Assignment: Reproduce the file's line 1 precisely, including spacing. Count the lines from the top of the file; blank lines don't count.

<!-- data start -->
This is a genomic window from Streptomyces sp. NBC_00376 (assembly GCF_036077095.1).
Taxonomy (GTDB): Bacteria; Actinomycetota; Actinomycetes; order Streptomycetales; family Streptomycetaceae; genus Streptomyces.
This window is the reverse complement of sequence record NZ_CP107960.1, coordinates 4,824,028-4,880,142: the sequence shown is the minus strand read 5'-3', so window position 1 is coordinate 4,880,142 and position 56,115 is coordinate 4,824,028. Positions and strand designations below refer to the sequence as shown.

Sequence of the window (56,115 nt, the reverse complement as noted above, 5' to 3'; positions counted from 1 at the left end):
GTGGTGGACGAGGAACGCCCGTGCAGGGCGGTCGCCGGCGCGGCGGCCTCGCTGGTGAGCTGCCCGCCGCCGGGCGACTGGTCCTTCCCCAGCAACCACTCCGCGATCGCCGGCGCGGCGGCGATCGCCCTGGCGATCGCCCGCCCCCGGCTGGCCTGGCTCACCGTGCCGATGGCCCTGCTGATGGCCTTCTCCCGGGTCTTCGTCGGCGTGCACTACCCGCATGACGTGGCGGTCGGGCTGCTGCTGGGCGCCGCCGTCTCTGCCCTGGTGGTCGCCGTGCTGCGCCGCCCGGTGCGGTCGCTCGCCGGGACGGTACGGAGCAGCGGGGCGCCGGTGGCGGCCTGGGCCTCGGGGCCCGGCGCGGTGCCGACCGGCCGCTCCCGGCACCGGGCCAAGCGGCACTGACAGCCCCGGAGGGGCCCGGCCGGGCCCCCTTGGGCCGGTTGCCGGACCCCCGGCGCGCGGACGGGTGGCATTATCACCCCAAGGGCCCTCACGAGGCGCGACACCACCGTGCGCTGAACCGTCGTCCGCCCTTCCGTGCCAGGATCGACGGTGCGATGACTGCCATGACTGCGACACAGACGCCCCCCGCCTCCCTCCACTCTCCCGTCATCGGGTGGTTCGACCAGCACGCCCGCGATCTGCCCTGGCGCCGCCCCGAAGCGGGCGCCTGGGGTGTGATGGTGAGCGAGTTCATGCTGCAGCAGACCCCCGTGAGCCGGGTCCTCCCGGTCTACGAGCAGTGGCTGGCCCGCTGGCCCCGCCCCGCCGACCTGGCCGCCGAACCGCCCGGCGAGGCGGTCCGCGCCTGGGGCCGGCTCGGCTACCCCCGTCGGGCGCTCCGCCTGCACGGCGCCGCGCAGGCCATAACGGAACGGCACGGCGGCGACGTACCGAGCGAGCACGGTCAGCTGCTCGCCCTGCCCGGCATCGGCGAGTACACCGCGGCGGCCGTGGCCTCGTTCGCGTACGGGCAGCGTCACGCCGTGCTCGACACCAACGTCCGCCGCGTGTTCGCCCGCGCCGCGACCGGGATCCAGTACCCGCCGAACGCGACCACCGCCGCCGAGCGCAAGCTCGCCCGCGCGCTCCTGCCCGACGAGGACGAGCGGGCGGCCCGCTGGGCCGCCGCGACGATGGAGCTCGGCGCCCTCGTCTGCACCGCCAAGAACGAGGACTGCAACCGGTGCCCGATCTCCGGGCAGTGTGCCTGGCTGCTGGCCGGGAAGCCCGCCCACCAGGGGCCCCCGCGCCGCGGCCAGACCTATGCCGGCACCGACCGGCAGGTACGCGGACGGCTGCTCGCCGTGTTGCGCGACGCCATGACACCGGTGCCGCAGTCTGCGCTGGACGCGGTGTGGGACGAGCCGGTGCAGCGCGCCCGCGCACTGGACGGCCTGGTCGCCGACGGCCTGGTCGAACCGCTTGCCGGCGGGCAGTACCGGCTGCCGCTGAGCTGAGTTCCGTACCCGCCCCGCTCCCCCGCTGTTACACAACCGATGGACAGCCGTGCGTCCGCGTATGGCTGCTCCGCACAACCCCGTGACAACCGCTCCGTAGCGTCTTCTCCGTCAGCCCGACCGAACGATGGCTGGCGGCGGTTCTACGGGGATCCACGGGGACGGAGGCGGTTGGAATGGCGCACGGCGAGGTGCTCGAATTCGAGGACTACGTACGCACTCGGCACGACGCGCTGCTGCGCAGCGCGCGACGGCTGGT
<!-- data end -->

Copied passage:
This is a genomic window from Streptomyces sp. NBC_00376 (assembly GCF_036077095.1).